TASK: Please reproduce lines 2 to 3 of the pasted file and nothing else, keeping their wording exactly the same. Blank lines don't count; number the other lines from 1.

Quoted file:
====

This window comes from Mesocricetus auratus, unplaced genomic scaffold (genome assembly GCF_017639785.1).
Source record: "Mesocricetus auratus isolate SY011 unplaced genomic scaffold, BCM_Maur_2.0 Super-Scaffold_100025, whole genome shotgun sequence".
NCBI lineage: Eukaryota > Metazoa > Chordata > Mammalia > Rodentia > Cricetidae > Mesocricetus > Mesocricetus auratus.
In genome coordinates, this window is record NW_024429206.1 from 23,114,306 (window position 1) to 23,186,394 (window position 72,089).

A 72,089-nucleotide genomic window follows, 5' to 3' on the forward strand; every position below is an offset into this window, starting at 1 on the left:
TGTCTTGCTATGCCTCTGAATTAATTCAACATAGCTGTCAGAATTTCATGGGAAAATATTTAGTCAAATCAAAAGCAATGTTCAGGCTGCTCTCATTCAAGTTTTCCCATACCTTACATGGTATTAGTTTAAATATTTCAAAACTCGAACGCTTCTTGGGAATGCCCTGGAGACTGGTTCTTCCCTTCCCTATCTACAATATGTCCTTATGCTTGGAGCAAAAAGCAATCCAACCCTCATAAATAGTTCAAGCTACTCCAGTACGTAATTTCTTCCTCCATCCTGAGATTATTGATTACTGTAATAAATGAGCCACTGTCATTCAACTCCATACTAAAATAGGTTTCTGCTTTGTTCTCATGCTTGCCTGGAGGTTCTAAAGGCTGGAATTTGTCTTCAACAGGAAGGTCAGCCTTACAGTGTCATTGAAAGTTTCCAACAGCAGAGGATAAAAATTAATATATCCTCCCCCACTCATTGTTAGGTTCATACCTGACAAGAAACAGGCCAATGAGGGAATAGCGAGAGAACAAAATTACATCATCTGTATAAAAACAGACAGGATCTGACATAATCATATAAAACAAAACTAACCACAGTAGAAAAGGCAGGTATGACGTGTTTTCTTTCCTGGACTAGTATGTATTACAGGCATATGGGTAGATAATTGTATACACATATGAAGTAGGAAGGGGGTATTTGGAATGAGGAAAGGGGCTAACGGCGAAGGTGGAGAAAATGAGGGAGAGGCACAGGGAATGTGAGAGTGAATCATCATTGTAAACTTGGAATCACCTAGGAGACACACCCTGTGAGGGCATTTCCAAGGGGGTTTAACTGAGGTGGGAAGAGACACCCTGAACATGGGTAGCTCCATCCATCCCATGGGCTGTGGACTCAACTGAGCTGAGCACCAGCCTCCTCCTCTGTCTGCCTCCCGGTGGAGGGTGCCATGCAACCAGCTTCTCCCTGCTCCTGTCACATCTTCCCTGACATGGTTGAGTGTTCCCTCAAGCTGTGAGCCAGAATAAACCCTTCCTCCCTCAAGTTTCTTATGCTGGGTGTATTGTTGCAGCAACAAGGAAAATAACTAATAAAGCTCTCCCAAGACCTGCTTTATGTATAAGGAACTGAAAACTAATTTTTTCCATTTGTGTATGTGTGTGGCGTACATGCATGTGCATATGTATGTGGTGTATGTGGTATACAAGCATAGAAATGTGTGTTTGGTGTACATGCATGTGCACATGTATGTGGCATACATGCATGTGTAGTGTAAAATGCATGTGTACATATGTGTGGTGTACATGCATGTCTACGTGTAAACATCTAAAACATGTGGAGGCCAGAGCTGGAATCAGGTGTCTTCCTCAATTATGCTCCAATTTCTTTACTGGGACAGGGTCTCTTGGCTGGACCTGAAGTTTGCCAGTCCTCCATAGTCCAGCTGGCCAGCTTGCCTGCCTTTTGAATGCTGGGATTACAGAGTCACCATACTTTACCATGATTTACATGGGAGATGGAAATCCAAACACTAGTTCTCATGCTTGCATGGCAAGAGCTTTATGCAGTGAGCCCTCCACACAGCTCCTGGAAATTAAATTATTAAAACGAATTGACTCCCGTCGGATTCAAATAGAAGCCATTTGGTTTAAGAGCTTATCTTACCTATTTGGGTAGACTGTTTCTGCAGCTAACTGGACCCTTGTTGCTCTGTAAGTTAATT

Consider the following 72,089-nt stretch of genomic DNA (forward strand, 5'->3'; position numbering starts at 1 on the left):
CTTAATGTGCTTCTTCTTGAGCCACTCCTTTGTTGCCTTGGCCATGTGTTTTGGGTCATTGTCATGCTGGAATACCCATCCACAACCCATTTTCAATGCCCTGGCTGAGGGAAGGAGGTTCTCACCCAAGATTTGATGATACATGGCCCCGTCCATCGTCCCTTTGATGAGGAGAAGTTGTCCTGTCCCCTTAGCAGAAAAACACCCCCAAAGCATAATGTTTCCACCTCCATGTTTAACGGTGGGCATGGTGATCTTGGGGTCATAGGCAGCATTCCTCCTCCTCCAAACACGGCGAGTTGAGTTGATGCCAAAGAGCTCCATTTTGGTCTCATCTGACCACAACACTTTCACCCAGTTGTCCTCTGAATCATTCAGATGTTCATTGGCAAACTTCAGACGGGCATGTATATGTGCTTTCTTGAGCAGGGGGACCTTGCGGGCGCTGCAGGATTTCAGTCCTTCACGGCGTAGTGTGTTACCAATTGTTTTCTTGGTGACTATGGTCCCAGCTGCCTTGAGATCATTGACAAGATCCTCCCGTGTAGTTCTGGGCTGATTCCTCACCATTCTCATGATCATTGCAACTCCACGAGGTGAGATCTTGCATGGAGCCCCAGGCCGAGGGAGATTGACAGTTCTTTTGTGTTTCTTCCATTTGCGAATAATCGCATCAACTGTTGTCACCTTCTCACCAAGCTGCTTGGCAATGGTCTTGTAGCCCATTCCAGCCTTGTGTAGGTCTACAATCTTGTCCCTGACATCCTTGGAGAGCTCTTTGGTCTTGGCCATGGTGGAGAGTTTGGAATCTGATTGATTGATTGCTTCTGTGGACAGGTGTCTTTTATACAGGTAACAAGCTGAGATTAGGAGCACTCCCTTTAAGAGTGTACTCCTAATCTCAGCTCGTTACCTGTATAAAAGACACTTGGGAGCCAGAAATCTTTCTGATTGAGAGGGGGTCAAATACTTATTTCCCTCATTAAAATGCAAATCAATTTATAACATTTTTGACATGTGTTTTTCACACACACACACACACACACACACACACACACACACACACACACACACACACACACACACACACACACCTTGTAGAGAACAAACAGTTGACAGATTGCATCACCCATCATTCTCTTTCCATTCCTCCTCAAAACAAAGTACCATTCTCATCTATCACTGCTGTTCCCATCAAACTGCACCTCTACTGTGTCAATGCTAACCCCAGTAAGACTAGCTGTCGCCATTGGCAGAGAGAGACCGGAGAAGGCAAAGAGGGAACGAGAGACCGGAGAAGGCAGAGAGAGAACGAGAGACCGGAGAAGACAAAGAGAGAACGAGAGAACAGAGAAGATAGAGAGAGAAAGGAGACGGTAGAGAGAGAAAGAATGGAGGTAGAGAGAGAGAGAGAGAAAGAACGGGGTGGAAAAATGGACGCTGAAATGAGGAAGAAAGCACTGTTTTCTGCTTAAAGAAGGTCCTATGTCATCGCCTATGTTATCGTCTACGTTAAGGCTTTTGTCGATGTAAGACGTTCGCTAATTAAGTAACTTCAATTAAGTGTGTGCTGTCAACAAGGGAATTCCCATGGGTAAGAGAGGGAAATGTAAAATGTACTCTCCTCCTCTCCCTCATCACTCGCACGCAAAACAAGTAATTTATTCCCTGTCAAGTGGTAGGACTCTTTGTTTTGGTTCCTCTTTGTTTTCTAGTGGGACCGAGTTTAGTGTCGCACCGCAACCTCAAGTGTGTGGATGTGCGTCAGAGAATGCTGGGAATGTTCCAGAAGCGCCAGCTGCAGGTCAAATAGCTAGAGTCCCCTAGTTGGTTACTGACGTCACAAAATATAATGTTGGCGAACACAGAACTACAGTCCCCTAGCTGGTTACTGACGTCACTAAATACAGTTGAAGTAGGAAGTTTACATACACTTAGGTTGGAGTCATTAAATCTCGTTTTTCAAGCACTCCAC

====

Source record: "Mesocricetus auratus isolate SY011 unplaced genomic scaffold, BCM_Maur_2.0 Super-Scaffold_100025, whole genome shotgun sequence".
NCBI lineage: Eukaryota > Metazoa > Chordata > Mammalia > Rodentia > Cricetidae > Mesocricetus > Mesocricetus auratus.